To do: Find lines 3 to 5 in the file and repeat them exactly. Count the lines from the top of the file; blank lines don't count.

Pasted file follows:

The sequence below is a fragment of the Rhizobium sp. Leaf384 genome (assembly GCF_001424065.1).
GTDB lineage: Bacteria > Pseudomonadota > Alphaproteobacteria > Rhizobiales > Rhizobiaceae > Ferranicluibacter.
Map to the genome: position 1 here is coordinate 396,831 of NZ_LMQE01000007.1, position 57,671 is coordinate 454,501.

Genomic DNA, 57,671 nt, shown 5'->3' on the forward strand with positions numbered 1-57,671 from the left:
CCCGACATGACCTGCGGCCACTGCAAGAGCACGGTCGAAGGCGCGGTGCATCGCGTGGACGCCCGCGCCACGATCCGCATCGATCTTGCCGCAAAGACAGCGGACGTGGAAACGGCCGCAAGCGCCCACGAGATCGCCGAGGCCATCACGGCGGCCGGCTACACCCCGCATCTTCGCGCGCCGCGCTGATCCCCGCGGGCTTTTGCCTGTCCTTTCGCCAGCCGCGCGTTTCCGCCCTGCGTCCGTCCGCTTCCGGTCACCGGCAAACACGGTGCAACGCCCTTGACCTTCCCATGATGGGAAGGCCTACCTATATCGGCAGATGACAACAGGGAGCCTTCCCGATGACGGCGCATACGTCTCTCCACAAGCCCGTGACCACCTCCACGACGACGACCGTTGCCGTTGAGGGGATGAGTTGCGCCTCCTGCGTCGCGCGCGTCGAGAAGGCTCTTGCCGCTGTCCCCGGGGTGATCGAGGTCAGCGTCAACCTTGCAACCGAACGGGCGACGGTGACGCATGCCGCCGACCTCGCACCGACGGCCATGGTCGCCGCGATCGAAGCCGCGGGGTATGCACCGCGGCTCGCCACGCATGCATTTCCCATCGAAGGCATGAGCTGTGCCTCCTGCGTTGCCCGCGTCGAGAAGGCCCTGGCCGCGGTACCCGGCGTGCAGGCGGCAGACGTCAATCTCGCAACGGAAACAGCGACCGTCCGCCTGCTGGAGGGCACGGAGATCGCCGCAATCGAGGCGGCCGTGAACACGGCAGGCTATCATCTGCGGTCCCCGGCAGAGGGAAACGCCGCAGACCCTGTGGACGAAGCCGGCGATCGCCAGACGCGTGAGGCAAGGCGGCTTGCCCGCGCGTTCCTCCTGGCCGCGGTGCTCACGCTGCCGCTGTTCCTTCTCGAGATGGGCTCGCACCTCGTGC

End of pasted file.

Map to the genome: position 1 here is coordinate 396,831 of NZ_LMQE01000007.1, position 57,671 is coordinate 454,501.

Genomic DNA, 57,671 nt, shown 5'->3' on the forward strand with positions numbered 1-57,671 from the left:
CCCGACATGACCTGCGGCCACTGCAAGAGCACGGTCGAAGGCGCGGTGCATCGCGTGGACGCCCGCGCCACGATCCGCATCGATCTTGCCGCAAAGACAGCGGACGTGGAAACGGCCGCAAGCGCCCACGAGATCGCCGAGGCCATCACGGCGGCCGGCTACACCCCGCATCTTCGCGCGCCGCGCTGATCCCCGCGGGCTTTTGCCTGTCCTTTCGCCAGCCGCGCGTTTCCGCCCTGCGTCCGTCCGCTTCCGGTCACCGGCAAACACGGTGCAACGCCCTTGACCTTCCCATGATGGGAAGGCCTACCTATATCGGCAGATGACAACAGGGAGCCTTCCCGATGACGGCGCATACGTCTCTCCACAAGCCCGTGACCACCTCCACGACGACGACCGTTGCCGTTGAGGGGATGAGTTGCGCCTCCTGCGTCGCGCGCGTCGAGAAGGCTCTTGCCGCTGTCCCCGGGGTGATCGAGGTCAGCGTCAACCTTGCAACCGAACGGGCGACGGTGACGCATGCCGCCGACCTCGCACCGACGGCCATGGTCGCCGCGATCGAAGCCGCGGGGTATGCACCGCGGCTCGCCACGCATGCATTTCCCATCGAAGGCATGAGCTGTGCCTCCTGCGTTGCCCGCGTCGAGAAGGCCCTGGCCGCGGTACCCGGCGTGCAGGCGGCAGACGTCAATCTCGCAACGGAAACAGCGACCGTCCGCCTGCTGGAGGGCACGGAGATCGCCGCAATCGAGGCGGCCGTGAACACGGCAGGCTATCATCTGCGGTCCCCGGCAGAGGGAAACGCCGCAGACCCTGTGGACGAAGCCGGCGATCGCCAGACGCGTGAGGCAAGGCGGCTTGCCCGCGCGTTCCTCCTGGCCGCGGTGCTCACGCTGCCGCTGTTCCTTCTCGAGATGGGCTCGCACCTCGTGC